That seems logical, but a study by Zillow ( Z), the housing and mortgage data firm, sheds light on a big part of the problem: the "effective" rate of underwater homes. Underwater means the mortgage borrower owes more than the home can fetch in a sale. To sell, the homeowner must come up with other money to make up the difference and retire the old loan. Many people just don't have that much sitting around, or if they do they can't bring themselves to tap their college or retirement funds. Zillow says that at the end of the first quarter 25.4% of all homeowners with mortgages were underwater. On top of that 18.2% had less than 20% equity, meaning the mortgage balance exceeded 80% of the home's value. Together, these two categories create an effective underwater rate of 43.6% - 22.3 million homes. "These homeowners likely cannot afford a down payment for a new home, tying them to their current homes and contributing to inventory shortages," Zillow says. Despite some loosening, many lenders still require a 20% down payment on a new home. In addition, the homeowner who wants to move may pay 6% of the home's value in a real estate commission, plus thousands more to spruce up the property, and pay various mortgage fees and taxes, not to mention moving expenses. Being nearly underwater can mean not having enough money for all these expenses.
"Without enough equity, these costs will instead have to come out of a homeowner's pocket, leaving many still stuck," said Zillow's chief economist, Stan Humphries. "Looking at the effective negative equity rate could explain why recent, healthy declines in the number of underwater borrowers haven't yet translated into more homes for sale. The only cure is patience, as rising home values continue to build equity to the point where more homeowners can realistically sell," he said. Zillow expects only slight improvement over the next 12 months. "Among the 30 largest metro areas covered by Zillow, those with the highest effective negative equity rate, including homeowners with 20% equity or less, include Las Vegas (71.5%); Atlanta (64.1%); and Riverside, Calif. (59.7%)," Zillow says. Homeowners who do not have the cash to make up a shortfall to buy a new home are stuck. But what about those who do have the resources? Should they wait until their equity grows, or should they draw on other money to move now? It's a dilemma, because the next home may well be growing more expensive as you wait for the equity to grow in the current home, so the gap between sales proceeds on the current home and purchase price for the next one may not close very fast. Negative equity will shrink eventually, though, because your mortgage payments will gradually reduce your debt.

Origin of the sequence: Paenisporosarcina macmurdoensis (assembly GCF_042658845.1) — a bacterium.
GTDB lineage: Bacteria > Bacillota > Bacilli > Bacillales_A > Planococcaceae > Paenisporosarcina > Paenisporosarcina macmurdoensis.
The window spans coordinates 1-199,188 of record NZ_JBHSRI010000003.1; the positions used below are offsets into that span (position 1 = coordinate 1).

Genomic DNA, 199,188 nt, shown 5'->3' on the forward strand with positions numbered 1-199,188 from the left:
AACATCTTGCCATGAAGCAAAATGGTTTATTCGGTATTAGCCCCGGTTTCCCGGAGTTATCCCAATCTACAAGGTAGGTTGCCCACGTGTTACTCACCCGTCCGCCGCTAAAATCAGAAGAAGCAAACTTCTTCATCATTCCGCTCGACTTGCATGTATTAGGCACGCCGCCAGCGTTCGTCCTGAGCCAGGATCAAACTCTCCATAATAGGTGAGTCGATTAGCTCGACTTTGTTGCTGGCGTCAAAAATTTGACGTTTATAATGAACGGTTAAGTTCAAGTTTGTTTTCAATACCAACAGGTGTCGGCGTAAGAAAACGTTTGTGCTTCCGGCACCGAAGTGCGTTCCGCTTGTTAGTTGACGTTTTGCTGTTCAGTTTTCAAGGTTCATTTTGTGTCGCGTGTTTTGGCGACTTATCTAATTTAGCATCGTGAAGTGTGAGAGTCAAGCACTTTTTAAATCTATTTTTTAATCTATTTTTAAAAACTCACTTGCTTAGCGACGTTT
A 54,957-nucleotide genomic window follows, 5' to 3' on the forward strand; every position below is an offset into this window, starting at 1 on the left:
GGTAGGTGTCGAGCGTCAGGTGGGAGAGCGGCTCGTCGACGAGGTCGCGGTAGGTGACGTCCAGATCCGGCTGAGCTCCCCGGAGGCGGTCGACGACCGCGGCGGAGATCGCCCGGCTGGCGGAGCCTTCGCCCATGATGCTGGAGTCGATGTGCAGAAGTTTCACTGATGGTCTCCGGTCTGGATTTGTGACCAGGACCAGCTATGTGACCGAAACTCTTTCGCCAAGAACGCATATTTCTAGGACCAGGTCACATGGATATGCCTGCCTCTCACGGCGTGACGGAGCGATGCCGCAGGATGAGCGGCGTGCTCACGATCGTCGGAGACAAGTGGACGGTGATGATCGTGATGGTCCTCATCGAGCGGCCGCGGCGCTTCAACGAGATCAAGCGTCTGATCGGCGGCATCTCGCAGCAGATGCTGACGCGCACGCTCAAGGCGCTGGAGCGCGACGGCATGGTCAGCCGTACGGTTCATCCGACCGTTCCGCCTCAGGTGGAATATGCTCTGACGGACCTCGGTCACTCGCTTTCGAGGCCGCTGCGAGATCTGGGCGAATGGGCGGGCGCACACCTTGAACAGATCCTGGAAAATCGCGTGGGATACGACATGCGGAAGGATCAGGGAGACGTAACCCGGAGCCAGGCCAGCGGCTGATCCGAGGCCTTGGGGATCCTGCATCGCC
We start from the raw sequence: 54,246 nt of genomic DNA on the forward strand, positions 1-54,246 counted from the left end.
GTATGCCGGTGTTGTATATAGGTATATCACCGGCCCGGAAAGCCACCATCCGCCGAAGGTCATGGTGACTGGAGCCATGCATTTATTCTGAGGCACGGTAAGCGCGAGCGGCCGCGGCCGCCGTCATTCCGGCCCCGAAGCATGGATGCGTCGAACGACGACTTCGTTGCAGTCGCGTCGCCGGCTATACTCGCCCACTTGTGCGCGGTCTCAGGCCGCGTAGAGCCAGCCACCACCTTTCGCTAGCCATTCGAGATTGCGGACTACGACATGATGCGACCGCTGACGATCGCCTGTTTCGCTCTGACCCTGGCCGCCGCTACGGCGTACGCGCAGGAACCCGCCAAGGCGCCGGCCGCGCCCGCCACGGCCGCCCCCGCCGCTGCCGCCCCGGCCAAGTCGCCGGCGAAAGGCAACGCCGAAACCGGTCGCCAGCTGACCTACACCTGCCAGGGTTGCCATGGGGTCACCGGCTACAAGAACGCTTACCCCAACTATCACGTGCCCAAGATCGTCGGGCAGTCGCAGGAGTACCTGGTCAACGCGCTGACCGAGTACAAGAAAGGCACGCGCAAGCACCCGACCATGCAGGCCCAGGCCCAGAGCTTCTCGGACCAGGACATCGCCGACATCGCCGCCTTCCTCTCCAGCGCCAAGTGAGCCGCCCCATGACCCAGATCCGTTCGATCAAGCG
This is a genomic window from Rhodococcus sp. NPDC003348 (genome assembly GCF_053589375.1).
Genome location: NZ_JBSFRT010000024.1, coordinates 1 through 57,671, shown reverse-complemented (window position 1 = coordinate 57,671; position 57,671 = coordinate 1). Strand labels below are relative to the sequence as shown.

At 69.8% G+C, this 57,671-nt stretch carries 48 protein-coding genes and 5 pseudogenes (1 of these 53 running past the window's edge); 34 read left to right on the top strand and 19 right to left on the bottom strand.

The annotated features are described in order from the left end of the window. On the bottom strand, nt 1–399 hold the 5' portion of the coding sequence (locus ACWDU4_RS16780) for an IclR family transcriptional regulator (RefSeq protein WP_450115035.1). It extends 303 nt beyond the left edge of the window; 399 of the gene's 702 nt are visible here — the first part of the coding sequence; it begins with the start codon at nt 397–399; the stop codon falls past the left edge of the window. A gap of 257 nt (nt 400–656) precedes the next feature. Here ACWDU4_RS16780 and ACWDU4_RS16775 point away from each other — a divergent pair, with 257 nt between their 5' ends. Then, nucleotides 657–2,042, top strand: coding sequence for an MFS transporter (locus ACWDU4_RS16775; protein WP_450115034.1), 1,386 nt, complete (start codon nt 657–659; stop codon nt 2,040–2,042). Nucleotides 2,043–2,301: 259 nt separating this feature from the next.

For many people, other factors will come to bear. To move for a better job, it may well pay to dig into savings. But it may not pay to invade a college or retirement account simply to trade up to a bigger or more expensive home you really don't need.